Pay very close attention to your silent words. Are you telling yourself you’re going to do a great job or are you telling yourself you’re not qualified? You may not think the words in your head have any impact on what happens outside of it, but they do.

 

Every time you catch yourself thinking a negative thought about yourself or your chances for success, immediately counter that with positive talk. “Jane,” tell yourself, “You are eminently qualified for this job and you are going to have an outstanding interview!”

 

Worst-case scenario

Even if you do the interview and you don’t get the job, well what next? You try again with another job and another interview.

 

No job is the be all and end all of your career. Each one is a stepping stone to a new place in your life and career. Put the interview into perspective in the big picture. Remind yourself that although it would be great to get this job, even if you don’t get it, it’s still okay. You’ll have had an interview experience that will help you during the next one.

 

Alleviate the pressure of perfection. You will do your best and if you’re successful that’s great. If you’re not that’s fine too. No worries.

Why Can’t I Get My Dream Job? – A Frank Answer

So you’ve been looking for a job for a while and nothing is working. You’ve created a great resume, you interview excellently, but for some reason nobody is calling you back. You shake your fist at the economy, blame the poor job market, and bitterly think about how good you could be if they just gave you a chance. You need experience to get a job, and a job to get experience, this whole system is broken and designed specifically to ruin you – you who could be so amazing if only the world weren’t so pitted against you – how is anyone expected to succeed like this?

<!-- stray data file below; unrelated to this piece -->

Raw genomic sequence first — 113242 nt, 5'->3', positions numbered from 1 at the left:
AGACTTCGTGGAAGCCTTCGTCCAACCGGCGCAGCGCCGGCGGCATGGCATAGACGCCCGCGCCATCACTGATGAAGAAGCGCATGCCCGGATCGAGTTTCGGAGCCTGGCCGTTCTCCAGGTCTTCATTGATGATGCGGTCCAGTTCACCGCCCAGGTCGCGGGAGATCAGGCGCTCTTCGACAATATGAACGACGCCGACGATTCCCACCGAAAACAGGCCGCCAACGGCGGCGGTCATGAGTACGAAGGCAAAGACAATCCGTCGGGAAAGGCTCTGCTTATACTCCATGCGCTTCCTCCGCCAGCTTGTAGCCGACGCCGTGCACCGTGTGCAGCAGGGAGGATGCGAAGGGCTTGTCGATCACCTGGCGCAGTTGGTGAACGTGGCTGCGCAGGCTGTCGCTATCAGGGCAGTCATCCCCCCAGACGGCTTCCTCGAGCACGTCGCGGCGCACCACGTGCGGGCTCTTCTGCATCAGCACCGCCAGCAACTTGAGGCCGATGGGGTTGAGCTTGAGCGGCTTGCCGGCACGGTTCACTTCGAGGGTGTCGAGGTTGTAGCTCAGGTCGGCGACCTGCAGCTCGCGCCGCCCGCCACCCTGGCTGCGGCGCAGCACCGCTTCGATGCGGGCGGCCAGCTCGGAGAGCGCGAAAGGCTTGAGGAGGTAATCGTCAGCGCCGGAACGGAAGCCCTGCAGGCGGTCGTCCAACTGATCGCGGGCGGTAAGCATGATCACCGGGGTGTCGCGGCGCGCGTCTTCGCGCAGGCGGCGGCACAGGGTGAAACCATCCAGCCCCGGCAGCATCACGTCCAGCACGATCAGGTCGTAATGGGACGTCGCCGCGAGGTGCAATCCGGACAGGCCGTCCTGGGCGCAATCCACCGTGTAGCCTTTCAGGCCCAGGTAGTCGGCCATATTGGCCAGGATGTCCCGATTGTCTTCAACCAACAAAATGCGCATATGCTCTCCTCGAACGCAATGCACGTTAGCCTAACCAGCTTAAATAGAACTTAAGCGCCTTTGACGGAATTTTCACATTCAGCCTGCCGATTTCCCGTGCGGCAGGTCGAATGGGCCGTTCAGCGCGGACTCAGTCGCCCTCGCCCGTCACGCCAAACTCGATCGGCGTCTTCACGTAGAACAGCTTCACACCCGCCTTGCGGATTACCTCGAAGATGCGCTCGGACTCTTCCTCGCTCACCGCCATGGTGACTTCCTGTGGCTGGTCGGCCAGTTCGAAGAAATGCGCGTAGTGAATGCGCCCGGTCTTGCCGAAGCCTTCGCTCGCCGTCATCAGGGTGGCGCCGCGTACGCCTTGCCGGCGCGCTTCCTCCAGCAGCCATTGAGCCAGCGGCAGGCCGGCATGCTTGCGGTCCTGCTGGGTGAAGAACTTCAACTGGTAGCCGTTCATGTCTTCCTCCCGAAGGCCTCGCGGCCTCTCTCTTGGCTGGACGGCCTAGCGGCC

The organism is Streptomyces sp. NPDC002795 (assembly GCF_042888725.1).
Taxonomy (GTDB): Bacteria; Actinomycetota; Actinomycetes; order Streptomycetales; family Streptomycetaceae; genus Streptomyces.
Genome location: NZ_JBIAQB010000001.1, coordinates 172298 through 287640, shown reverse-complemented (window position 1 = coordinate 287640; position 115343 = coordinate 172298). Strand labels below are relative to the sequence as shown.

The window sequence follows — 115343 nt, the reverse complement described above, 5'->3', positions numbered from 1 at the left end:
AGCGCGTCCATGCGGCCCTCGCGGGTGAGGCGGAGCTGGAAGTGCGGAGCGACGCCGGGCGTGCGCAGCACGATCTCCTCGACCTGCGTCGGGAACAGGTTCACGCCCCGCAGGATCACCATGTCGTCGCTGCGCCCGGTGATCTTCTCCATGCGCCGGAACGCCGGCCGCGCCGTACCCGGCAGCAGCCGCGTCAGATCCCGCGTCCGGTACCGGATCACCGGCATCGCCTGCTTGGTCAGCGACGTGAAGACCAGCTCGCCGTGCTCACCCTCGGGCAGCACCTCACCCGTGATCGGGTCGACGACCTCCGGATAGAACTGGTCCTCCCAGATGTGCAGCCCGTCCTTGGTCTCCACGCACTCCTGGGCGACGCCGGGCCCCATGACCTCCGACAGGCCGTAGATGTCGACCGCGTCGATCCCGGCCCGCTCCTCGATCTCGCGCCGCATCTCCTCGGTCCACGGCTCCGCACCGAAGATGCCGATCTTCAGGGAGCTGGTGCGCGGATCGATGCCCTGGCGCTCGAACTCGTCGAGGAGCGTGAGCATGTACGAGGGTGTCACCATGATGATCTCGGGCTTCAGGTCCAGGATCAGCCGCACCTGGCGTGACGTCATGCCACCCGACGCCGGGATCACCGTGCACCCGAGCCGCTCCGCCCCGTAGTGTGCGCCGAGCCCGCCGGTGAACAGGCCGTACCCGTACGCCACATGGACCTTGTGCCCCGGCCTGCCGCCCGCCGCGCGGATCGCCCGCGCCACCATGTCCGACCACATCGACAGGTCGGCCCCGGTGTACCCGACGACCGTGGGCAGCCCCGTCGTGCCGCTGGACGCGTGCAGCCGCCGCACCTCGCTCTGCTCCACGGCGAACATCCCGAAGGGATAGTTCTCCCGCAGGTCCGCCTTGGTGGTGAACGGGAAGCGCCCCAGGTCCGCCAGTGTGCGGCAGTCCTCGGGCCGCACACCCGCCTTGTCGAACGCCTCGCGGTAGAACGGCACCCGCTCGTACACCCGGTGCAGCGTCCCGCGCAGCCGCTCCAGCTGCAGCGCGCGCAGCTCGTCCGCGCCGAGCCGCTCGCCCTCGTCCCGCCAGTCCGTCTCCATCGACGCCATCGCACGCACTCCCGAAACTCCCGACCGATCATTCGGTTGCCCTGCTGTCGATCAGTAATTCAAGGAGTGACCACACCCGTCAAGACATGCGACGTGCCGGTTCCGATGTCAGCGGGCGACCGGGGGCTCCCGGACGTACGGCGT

Stop. Stop right there.

Yes, the system is broken – that’s just how it goes. But that is not an excuse to sit at home all day complaining about it. Successful people happen every day, all the time, and they deal with the same system you do. Generally speaking, they aren’t special. They’re not smarter than you, or better looking than you or born into better circumstances. The only thing separating you from the hundreds of people finding success right at this moment is the effort you put into what you do.